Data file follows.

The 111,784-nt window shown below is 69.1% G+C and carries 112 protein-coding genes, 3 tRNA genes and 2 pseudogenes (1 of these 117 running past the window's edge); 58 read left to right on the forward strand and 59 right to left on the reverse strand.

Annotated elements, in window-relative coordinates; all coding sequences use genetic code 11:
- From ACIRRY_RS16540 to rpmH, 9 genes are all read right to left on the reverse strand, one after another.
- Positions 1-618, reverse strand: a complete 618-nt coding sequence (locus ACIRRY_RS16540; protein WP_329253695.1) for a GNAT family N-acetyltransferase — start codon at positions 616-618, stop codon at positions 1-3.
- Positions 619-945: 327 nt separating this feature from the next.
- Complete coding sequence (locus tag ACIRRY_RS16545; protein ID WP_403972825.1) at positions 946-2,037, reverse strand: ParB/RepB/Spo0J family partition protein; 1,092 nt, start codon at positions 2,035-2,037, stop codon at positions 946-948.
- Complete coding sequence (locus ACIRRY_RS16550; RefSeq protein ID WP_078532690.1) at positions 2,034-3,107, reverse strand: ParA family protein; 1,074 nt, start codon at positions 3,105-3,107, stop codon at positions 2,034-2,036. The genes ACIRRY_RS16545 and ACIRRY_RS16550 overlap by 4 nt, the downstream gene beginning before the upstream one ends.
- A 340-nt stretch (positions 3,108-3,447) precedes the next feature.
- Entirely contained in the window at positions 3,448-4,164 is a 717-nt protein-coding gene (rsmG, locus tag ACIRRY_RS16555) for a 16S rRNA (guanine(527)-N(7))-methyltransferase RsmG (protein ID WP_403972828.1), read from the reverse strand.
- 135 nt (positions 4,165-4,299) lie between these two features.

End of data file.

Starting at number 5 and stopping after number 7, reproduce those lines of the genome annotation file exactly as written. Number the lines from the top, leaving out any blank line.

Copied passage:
- Positions 619-945: 327 nt separating this feature from the next.
- Complete coding sequence (locus tag ACIRRY_RS16545; protein ID WP_403972825.1) at positions 946-2,037, reverse strand: ParB/RepB/Spo0J family partition protein; 1,092 nt, start codon at positions 2,035-2,037, stop codon at positions 946-948.
- Complete coding sequence (locus ACIRRY_RS16550; RefSeq protein ID WP_078532690.1) at positions 2,034-3,107, reverse strand: ParA family protein; 1,074 nt, start codon at positions 3,105-3,107, stop codon at positions 2,034-2,036. The genes ACIRRY_RS16545 and ACIRRY_RS16550 overlap by 4 nt, the downstream gene beginning before the upstream one ends.